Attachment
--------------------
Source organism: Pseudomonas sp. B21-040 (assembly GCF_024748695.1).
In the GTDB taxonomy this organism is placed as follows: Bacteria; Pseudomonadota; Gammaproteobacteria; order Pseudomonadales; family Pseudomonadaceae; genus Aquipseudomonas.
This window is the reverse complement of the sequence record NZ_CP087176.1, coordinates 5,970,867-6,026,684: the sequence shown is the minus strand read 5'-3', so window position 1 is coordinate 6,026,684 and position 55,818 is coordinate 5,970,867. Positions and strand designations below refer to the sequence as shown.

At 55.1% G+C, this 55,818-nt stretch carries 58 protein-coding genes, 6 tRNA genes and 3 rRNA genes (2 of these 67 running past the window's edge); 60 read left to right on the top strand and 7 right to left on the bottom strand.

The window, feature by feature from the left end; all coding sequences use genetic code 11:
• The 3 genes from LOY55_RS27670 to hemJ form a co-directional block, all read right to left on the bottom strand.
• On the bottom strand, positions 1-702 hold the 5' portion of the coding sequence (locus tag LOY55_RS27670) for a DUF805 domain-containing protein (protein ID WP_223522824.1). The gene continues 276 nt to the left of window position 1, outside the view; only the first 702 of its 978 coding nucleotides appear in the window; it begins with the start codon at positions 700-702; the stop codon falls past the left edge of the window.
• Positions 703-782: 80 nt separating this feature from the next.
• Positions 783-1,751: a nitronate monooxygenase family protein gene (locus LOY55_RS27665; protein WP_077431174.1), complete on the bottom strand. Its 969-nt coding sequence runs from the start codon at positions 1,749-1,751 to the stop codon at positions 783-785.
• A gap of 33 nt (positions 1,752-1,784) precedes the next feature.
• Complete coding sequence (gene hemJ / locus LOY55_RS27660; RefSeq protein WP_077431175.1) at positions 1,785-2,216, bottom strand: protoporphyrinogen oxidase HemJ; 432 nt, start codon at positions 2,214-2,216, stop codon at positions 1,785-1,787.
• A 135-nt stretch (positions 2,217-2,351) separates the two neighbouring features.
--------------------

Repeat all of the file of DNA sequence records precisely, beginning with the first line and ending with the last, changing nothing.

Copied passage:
Source organism: Pseudomonas sp. B21-040 (assembly GCF_024748695.1).
In the GTDB taxonomy this organism is placed as follows: Bacteria; Pseudomonadota; Gammaproteobacteria; order Pseudomonadales; family Pseudomonadaceae; genus Aquipseudomonas.
This window is the reverse complement of the sequence record NZ_CP087176.1, coordinates 5,970,867-6,026,684: the sequence shown is the minus strand read 5'-3', so window position 1 is coordinate 6,026,684 and position 55,818 is coordinate 5,970,867. Positions and strand designations below refer to the sequence as shown.

At 55.1% G+C, this 55,818-nt stretch carries 58 protein-coding genes, 6 tRNA genes and 3 rRNA genes (2 of these 67 running past the window's edge); 60 read left to right on the top strand and 7 right to left on the bottom strand.

The window, feature by feature from the left end; all coding sequences use genetic code 11:
• The 3 genes from LOY55_RS27670 to hemJ form a co-directional block, all read right to left on the bottom strand.
• On the bottom strand, positions 1-702 hold the 5' portion of the coding sequence (locus tag LOY55_RS27670) for a DUF805 domain-containing protein (protein ID WP_223522824.1). The gene continues 276 nt to the left of window position 1, outside the view; only the first 702 of its 978 coding nucleotides appear in the window; it begins with the start codon at positions 700-702; the stop codon falls past the left edge of the window.
• Positions 703-782: 80 nt separating this feature from the next.
• Positions 783-1,751: a nitronate monooxygenase family protein gene (locus LOY55_RS27665; protein WP_077431174.1), complete on the bottom strand. Its 969-nt coding sequence runs from the start codon at positions 1,749-1,751 to the stop codon at positions 783-785.
• A gap of 33 nt (positions 1,752-1,784) precedes the next feature.
• Complete coding sequence (gene hemJ / locus LOY55_RS27660; RefSeq protein WP_077431175.1) at positions 1,785-2,216, bottom strand: protoporphyrinogen oxidase HemJ; 432 nt, start codon at positions 2,214-2,216, stop codon at positions 1,785-1,787.
• A 135-nt stretch (positions 2,217-2,351) separates the two neighbouring features.